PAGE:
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The role of representative design in an ecological approach to cognition

Dhami, Mandeep K. and Hertwig, Ralph and Hoffrage, Ulrich. (2004) The role of representative design in an ecological approach to cognition. Psychological bulletin, 130. pp. 959-988.

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Official URL: http://edoc.unibas.ch/dok/A5258339

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Abstract

Egon Brunswik argued that psychological processes are adapted to environmental properties. He proposed the method of representative design to capture these processes and advocated that psychology be a science of organism-environment relations. Representative design involves randomly sampling stimuli from the environment or creating stimuli in which environmental properties are preserved. This departs from systematic design. The authors review the development of representative design, examine its use in judgment and decision-making research, and demonstrate the effect of design on research findings. They suggest that some of the practical difficulties associated with representative design may be overcome with modern technologies. The importance of representative design in psychology and the implications of this method for ecological approaches to cognition are discussed.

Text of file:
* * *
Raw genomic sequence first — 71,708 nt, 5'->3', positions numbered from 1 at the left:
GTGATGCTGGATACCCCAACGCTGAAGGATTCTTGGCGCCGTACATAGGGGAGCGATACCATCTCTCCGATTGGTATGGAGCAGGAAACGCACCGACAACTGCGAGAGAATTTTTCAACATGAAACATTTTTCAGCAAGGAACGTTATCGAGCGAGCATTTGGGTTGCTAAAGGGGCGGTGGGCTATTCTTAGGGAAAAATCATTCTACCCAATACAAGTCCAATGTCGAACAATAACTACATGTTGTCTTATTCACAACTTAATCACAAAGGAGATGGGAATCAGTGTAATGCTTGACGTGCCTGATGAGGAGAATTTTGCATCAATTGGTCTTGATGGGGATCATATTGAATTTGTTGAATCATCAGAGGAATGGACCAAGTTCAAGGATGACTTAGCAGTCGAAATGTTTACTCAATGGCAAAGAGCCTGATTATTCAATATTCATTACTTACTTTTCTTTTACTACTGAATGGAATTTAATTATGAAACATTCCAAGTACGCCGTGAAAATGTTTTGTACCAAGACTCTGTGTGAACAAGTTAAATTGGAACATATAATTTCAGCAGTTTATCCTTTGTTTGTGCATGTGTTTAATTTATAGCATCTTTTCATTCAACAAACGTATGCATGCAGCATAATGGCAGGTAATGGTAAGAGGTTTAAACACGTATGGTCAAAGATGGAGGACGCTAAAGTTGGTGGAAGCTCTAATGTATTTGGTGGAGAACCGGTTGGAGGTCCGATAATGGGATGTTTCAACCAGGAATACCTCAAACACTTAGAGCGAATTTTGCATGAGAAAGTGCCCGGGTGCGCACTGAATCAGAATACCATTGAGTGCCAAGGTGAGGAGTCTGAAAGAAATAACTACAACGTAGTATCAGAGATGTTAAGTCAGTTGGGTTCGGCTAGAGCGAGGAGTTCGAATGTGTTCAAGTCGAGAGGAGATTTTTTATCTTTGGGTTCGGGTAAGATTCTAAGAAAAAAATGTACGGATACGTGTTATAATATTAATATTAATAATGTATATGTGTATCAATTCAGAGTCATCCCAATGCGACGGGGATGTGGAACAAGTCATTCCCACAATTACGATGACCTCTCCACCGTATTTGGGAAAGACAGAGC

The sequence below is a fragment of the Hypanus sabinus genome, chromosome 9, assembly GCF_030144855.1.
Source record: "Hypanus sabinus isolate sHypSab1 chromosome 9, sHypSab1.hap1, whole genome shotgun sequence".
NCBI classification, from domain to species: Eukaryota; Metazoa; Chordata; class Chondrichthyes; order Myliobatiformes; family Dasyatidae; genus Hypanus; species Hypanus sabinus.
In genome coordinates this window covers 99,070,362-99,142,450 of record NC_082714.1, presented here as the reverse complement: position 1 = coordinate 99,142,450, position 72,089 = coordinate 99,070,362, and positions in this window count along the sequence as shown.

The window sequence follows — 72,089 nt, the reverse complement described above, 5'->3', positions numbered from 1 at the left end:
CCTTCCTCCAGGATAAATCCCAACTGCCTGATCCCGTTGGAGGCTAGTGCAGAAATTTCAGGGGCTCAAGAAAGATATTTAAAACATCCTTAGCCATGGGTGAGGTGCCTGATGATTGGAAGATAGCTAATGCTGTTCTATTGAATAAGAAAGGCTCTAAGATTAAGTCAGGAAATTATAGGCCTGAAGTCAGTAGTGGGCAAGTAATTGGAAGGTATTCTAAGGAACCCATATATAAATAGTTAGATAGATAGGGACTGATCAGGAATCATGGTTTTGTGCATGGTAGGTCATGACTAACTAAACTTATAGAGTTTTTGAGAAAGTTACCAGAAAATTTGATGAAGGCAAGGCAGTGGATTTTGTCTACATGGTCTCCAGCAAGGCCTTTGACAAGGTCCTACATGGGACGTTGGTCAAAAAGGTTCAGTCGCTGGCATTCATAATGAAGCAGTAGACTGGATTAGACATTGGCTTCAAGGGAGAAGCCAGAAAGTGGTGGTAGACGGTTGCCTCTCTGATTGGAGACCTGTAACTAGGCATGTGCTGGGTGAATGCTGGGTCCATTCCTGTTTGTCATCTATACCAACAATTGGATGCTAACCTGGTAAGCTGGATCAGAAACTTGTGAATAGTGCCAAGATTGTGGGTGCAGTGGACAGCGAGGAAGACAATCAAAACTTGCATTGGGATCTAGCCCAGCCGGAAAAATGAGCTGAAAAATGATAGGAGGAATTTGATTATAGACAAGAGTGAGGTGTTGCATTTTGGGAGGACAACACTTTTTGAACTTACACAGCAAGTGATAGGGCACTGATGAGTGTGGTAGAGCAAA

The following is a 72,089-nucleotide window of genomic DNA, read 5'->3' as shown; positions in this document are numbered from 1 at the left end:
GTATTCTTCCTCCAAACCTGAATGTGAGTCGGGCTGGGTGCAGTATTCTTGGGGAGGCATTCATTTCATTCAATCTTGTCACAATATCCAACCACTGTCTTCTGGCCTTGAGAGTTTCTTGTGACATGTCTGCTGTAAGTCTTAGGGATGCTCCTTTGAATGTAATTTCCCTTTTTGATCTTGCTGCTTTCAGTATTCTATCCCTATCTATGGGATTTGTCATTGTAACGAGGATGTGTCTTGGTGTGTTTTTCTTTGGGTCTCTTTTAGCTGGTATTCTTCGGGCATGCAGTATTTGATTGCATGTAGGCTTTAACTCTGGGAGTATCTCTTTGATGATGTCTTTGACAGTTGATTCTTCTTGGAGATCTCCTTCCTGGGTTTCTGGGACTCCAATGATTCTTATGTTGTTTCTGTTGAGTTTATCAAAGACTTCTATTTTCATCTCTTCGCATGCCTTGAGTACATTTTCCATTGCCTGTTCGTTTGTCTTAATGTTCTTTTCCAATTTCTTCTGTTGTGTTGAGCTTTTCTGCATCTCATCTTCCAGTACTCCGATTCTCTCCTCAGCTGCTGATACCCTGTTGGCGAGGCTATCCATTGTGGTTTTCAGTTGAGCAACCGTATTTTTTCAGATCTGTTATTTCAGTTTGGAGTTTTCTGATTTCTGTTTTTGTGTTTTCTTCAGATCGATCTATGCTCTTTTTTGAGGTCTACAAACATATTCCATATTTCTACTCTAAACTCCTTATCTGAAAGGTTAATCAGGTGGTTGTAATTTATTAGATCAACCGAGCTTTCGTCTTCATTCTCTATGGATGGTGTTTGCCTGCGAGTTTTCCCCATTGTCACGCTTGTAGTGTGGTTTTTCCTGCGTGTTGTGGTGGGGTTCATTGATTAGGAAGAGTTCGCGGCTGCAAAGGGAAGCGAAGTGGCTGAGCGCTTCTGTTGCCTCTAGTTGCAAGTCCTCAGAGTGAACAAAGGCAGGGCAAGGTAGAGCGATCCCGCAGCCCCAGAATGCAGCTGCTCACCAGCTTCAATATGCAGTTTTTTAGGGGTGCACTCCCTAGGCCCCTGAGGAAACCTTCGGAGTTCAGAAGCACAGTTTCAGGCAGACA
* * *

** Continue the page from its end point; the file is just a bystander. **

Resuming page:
Faculties and Departments:07 Faculty of Psychology > Departement Psychologie > Ehemalige Einheiten Psychologie > Cognitive and Decision Sciences (Hertwig)
UniBasel Contributors:Hertwig, Ralph
Item Type:Article, refereed
Article Subtype:Research Article
Bibsysno:Link to catalogue
Publisher:American Psychological Association
ISSN:0033-2909
Note:Publication type according to Uni Basel Research Database: Journal article
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Last Modified:22 Mar 2012 14:25
Deposited On:22 Mar 2012 13:44

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